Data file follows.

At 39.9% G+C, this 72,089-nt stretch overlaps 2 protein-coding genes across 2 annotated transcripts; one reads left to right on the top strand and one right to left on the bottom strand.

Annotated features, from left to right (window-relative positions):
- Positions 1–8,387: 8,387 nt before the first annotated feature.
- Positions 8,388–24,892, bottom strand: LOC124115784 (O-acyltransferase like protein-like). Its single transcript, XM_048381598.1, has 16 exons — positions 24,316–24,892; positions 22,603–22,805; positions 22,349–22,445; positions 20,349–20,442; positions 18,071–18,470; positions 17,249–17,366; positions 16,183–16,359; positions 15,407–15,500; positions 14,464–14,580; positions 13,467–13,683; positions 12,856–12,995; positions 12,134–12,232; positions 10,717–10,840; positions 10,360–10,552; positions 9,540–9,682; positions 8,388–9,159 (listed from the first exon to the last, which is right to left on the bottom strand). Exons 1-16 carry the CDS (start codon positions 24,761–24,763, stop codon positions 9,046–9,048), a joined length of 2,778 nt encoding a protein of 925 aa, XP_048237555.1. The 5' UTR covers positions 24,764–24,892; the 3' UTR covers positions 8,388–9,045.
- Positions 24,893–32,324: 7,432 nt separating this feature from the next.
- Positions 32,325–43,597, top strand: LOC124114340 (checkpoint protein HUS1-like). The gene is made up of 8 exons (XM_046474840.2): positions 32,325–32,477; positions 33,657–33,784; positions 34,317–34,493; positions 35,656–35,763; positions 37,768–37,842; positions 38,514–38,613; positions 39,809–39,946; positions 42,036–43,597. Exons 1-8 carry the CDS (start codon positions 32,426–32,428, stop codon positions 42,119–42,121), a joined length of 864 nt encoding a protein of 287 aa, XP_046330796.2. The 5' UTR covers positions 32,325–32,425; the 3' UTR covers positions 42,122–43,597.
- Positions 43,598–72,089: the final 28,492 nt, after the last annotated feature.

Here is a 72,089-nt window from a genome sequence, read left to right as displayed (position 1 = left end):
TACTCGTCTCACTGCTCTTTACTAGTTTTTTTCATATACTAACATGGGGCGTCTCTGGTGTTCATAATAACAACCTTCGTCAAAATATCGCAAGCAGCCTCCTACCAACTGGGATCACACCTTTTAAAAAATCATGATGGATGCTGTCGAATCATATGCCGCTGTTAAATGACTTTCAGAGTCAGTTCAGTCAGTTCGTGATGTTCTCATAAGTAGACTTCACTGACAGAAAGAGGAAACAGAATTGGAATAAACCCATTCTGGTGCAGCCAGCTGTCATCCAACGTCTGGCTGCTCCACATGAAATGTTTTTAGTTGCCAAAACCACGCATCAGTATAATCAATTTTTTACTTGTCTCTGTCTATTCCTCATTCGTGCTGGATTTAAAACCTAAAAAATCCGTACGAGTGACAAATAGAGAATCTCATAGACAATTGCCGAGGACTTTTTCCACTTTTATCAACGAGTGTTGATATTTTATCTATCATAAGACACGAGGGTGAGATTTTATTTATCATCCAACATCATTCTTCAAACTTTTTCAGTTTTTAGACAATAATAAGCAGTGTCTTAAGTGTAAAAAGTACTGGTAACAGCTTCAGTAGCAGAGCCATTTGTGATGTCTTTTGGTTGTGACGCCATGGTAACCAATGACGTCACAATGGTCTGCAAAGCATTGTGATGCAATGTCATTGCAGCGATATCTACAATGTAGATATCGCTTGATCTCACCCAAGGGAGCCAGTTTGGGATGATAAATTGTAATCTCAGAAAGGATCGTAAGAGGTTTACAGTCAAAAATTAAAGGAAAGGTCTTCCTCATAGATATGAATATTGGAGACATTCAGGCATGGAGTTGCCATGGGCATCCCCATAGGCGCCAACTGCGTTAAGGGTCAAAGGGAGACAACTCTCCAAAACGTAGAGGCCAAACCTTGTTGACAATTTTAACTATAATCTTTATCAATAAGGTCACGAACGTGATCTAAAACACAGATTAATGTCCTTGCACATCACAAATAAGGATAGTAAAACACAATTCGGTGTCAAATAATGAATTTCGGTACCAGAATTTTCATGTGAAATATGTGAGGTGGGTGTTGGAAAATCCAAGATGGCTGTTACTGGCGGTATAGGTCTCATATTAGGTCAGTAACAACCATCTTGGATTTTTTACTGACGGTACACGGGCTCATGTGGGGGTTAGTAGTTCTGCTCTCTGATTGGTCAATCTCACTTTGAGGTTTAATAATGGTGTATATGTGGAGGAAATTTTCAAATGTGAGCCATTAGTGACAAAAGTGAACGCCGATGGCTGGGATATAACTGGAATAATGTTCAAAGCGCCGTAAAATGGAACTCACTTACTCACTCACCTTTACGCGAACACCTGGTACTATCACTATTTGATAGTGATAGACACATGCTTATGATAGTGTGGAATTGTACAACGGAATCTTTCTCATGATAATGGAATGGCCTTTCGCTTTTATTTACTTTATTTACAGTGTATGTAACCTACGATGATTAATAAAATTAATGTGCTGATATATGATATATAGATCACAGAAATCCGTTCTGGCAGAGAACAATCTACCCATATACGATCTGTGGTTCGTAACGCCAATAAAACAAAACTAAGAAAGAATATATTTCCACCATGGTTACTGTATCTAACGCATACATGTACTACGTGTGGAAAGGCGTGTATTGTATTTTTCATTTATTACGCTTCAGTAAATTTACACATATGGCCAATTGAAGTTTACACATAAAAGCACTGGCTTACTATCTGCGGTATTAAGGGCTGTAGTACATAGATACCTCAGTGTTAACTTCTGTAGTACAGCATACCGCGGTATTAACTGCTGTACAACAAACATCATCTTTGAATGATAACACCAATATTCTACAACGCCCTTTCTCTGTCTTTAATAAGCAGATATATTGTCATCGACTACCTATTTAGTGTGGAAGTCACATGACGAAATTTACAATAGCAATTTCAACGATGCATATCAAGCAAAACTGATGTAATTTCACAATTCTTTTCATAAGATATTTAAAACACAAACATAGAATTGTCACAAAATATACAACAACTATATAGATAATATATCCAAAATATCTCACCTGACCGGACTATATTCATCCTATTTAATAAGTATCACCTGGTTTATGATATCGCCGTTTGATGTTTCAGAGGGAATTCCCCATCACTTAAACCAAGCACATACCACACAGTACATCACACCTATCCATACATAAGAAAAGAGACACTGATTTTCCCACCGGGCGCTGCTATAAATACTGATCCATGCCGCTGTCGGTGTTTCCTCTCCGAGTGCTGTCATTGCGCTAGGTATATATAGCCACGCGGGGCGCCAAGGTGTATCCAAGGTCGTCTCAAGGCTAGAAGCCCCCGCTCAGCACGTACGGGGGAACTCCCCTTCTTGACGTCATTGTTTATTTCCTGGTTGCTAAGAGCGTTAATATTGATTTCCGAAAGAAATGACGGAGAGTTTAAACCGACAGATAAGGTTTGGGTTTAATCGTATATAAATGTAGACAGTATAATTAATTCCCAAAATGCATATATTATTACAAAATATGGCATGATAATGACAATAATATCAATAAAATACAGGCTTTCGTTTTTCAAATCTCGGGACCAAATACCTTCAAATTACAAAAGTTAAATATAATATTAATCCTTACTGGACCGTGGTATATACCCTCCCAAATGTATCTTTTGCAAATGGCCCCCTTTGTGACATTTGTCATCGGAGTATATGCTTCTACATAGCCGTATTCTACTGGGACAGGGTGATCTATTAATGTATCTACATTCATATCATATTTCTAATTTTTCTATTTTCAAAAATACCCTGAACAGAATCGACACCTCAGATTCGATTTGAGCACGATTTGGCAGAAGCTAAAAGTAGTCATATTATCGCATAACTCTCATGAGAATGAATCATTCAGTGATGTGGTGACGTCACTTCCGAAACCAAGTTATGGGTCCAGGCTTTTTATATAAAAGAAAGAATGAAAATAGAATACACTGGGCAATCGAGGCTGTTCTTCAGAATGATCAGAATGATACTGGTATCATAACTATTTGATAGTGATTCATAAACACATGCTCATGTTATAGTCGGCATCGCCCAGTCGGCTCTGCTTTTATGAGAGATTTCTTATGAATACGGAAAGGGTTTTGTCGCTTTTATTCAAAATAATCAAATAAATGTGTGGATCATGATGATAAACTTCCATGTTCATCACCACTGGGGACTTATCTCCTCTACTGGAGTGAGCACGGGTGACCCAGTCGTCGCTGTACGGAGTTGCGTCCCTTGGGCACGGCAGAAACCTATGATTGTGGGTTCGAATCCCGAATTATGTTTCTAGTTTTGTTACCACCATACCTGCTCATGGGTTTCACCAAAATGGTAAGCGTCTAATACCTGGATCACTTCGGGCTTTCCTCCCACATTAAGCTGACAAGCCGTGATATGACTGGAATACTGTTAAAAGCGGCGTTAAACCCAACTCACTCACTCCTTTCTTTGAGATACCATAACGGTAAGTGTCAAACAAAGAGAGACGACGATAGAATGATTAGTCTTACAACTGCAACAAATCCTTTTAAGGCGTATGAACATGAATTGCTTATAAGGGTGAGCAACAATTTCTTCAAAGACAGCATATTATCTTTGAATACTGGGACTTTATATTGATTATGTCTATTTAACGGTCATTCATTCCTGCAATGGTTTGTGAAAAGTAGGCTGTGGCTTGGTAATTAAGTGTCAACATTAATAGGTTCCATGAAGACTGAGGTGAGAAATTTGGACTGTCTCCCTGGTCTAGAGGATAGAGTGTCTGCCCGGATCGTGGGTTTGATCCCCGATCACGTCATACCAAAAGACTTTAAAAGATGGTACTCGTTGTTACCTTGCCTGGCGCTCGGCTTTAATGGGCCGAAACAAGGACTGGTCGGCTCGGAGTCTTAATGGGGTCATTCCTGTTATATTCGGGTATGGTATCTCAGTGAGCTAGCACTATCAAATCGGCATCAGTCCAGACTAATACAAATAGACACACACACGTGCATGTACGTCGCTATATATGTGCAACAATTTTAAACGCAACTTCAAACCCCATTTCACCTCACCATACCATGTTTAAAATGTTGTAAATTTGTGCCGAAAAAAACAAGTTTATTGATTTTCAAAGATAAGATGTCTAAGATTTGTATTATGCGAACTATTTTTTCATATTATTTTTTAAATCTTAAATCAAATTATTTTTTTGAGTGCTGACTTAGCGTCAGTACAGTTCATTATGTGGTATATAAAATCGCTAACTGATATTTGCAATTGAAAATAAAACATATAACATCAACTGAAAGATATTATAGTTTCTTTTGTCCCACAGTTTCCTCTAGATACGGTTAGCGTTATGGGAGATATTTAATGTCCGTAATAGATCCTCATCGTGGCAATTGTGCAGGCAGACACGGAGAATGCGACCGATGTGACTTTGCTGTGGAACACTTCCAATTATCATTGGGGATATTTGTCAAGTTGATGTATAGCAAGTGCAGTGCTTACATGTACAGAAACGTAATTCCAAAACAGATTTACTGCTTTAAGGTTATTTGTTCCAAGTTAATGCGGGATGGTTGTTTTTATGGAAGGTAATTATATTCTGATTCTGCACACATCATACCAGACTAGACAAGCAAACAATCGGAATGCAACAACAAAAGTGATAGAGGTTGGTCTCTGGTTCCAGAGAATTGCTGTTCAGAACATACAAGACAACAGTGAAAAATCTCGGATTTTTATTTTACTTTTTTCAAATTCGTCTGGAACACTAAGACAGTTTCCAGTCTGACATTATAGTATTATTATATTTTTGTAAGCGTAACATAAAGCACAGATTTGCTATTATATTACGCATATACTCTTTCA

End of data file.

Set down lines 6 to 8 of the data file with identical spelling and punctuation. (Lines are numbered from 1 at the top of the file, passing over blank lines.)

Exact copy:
- Positions 32,325–43,597, top strand: LOC124114340 (checkpoint protein HUS1-like). The gene is made up of 8 exons (XM_046474840.2): positions 32,325–32,477; positions 33,657–33,784; positions 34,317–34,493; positions 35,656–35,763; positions 37,768–37,842; positions 38,514–38,613; positions 39,809–39,946; positions 42,036–43,597. Exons 1-8 carry the CDS (start codon positions 32,426–32,428, stop codon positions 42,119–42,121), a joined length of 864 nt encoding a protein of 287 aa, XP_046330796.2. The 5' UTR covers positions 32,325–32,425; the 3' UTR covers positions 42,122–43,597.
- Positions 43,598–72,089: the final 28,492 nt, after the last annotated feature.

Here is a 72,089-nt window from a genome sequence, read left to right as displayed (position 1 = left end):